Amphibians, familiar to most people as frogs, toads, and salamanders, first appeared at the end of the Devonian Period. None have been found in Devonian or Mississippian rocks in Ohio, primarily because these rocks are marine. However, Pennsylvanian and Permian rocks have produced many fossil amphibians. Although these remains are very rare in most of these rocks, a few remarkable localities have yielded an abundant and diverse fauna that in many respects has served as the model for life of the coal swamps prevalent at this time.
Most notable is a locality known as Linton, in Jefferson County. Waste rock from a coal mine active in the 1800's, represents sediment deposited in a coal-swamp lake, perhaps an oxbow lake, that teemed with fishes, including paleoniscoids, lungfishes, and freshwater sharks, and many species of amphibians and even early reptiles. At least 22 species of amphibians are known from Linton. Most were small, aquatic forms. One frog-like form, Amphibamus lyelli, probably was primarily terrestrial. A more recently discovered locality in a strip mine in Mahoning County has yielded 13 species of amphibians, most of which are known also from Linton. Pennsylvanian non-marine rocks have yielded occasional footprints and trackways of amphibians.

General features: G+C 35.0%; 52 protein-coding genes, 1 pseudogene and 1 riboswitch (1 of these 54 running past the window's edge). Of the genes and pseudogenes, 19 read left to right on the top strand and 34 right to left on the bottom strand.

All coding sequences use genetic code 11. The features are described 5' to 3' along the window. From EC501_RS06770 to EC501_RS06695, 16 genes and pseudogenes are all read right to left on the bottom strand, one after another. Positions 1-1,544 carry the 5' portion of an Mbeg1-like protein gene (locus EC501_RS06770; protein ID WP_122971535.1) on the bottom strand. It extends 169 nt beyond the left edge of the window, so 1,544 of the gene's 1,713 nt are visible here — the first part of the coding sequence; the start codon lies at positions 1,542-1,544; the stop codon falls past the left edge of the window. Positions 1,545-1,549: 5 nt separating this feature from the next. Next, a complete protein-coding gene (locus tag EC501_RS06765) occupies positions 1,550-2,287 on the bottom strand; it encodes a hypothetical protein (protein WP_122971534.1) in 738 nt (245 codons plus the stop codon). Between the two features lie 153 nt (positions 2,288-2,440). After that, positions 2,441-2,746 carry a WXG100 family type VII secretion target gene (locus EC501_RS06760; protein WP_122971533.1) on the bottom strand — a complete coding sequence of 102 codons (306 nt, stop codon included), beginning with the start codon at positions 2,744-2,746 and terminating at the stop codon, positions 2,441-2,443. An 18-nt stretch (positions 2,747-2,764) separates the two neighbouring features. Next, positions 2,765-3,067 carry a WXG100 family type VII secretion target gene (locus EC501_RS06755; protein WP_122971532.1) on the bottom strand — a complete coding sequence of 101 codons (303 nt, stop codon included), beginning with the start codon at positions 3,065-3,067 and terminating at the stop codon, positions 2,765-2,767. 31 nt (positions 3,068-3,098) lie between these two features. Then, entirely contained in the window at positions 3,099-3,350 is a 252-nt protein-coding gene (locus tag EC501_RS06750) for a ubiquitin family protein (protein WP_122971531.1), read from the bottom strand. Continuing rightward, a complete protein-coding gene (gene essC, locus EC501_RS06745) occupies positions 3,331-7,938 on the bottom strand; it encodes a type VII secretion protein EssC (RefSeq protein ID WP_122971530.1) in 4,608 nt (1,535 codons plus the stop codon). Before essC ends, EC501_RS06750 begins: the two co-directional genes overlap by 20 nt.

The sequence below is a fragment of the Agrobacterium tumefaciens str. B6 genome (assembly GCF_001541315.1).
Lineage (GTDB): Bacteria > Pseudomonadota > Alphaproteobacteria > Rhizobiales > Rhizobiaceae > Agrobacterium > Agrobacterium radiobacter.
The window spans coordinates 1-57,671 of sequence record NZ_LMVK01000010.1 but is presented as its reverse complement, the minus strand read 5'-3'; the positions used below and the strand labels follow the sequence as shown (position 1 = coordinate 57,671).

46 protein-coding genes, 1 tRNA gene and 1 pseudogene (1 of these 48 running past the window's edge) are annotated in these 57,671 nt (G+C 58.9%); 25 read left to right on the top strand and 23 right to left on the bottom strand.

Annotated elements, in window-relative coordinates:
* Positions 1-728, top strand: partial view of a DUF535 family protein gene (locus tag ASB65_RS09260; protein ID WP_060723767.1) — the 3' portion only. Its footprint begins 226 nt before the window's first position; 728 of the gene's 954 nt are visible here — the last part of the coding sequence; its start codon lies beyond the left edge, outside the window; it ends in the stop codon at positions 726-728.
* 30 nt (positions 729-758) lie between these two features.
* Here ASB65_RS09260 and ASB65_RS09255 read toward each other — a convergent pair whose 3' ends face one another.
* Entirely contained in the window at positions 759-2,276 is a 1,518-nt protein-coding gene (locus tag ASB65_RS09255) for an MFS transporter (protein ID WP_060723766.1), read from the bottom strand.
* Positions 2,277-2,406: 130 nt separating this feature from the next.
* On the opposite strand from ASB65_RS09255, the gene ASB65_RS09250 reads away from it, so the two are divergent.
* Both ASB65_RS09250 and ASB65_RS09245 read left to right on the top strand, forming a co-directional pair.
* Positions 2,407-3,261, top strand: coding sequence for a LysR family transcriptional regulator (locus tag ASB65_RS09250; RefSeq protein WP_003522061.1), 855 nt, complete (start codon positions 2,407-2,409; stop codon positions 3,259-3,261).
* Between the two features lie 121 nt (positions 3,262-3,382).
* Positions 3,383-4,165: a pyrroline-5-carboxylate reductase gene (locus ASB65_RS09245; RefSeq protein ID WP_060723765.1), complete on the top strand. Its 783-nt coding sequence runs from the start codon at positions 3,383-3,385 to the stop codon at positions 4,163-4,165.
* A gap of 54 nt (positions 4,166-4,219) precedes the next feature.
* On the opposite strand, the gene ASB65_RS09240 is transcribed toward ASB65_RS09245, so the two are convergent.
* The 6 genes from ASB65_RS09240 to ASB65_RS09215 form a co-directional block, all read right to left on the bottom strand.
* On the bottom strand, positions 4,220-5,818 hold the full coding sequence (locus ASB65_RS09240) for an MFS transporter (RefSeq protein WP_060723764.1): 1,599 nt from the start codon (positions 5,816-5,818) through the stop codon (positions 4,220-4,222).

Permian rocks have produced rare amphibian remains, most of which are poorly preserved. Included in these remains is a large amphibian, Eryops, that was up to three feet long. Specimens of a bizarre amphibian with a bananalike head, Diploceraspis, are known from two localities in southeastern Ohio.
- Hansen, M. C., 1996. "Phylum Chordata--Vertebrate Fossils," in Fossils of Ohio, edited by R. M. Feldmann and Merrianne Hackathorn. Ohio Division of Geological Survey Bulletin 70, p. 288-369.